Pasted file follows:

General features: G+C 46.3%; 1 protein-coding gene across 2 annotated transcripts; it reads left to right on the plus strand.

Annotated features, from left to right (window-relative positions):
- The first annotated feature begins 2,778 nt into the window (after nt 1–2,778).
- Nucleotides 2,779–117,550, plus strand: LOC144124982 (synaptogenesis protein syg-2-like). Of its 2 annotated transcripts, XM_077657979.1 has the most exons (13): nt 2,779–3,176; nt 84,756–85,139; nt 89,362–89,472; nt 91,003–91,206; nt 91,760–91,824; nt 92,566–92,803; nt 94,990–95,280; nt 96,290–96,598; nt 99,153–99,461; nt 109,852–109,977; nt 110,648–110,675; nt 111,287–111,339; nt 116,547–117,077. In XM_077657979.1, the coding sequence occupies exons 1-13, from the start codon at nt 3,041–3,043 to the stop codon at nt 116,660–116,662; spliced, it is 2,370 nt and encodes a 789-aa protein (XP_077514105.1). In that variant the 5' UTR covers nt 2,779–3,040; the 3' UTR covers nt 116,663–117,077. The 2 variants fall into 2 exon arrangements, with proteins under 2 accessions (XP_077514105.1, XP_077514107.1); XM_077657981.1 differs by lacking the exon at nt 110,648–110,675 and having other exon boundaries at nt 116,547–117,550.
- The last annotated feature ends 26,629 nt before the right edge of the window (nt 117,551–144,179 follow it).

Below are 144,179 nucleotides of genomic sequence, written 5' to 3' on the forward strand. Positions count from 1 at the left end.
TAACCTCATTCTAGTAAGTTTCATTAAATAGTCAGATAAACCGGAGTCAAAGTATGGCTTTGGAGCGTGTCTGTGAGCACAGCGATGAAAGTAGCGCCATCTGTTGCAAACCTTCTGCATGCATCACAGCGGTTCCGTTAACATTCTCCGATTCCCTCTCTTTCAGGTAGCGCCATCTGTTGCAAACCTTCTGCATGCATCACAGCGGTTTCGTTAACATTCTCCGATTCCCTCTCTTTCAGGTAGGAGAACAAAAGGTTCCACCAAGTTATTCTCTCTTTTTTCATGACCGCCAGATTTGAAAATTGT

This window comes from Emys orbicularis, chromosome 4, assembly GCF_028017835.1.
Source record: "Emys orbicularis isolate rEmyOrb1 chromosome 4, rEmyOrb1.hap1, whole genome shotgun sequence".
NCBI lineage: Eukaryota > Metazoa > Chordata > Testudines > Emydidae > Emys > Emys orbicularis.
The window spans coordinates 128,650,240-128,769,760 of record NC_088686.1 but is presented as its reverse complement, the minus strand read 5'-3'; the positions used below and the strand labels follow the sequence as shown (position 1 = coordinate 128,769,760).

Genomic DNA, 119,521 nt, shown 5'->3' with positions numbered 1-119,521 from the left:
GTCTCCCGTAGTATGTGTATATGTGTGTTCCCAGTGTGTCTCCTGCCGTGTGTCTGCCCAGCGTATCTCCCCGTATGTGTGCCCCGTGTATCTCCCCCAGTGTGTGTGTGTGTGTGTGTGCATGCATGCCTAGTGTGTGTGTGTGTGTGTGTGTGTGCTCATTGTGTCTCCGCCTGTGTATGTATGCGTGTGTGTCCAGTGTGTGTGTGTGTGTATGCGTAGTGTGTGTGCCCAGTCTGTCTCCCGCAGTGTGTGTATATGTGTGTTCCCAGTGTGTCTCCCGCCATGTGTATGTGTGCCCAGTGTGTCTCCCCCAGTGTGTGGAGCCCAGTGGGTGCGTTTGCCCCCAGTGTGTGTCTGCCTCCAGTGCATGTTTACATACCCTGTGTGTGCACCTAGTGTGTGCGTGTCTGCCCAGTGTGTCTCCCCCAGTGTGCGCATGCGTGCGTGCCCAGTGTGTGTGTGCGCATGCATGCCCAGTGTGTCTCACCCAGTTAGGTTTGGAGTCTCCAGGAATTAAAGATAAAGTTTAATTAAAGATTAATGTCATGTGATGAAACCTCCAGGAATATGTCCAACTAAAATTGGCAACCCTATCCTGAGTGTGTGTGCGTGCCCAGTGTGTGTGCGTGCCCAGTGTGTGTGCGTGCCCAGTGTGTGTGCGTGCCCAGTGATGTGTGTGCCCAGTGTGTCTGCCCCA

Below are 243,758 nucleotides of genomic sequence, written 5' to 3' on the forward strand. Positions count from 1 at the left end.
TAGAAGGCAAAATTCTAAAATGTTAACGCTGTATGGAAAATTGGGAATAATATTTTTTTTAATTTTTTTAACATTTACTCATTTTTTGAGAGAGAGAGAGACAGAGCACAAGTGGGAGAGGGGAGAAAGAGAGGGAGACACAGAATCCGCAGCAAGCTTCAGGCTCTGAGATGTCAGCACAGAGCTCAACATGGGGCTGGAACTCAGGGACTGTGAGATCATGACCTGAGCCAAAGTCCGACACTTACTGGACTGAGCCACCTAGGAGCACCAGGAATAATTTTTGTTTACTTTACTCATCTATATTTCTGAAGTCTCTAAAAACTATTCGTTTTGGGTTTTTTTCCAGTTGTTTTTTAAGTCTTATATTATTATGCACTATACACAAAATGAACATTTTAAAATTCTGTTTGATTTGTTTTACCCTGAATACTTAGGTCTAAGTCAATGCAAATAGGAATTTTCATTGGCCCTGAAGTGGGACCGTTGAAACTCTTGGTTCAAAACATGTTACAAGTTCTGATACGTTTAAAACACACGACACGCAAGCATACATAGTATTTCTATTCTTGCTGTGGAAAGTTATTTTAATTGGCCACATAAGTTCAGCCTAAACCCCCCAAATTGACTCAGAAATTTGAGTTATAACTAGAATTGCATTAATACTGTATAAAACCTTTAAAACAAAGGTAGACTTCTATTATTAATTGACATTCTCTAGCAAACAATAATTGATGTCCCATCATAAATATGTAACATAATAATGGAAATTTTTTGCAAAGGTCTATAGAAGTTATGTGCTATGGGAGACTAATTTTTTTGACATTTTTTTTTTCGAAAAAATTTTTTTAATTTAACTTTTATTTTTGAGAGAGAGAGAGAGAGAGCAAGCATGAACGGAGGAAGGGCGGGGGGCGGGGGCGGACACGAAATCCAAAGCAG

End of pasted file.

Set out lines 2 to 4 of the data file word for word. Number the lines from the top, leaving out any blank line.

Annotated features, from left to right (window-relative positions):
- The first annotated feature begins 2,778 nt into the window (after nt 1–2,778).
- Nucleotides 2,779–117,550, plus strand: LOC144124982 (synaptogenesis protein syg-2-like). Of its 2 annotated transcripts, XM_077657979.1 has the most exons (13): nt 2,779–3,176; nt 84,756–85,139; nt 89,362–89,472; nt 91,003–91,206; nt 91,760–91,824; nt 92,566–92,803; nt 94,990–95,280; nt 96,290–96,598; nt 99,153–99,461; nt 109,852–109,977; nt 110,648–110,675; nt 111,287–111,339; nt 116,547–117,077. In XM_077657979.1, the coding sequence occupies exons 1-13, from the start codon at nt 3,041–3,043 to the stop codon at nt 116,660–116,662; spliced, it is 2,370 nt and encodes a 789-aa protein (XP_077514105.1). In that variant the 5' UTR covers nt 2,779–3,040; the 3' UTR covers nt 116,663–117,077. The 2 variants fall into 2 exon arrangements, with proteins under 2 accessions (XP_077514105.1, XP_077514107.1); XM_077657981.1 differs by lacking the exon at nt 110,648–110,675 and having other exon boundaries at nt 116,547–117,550.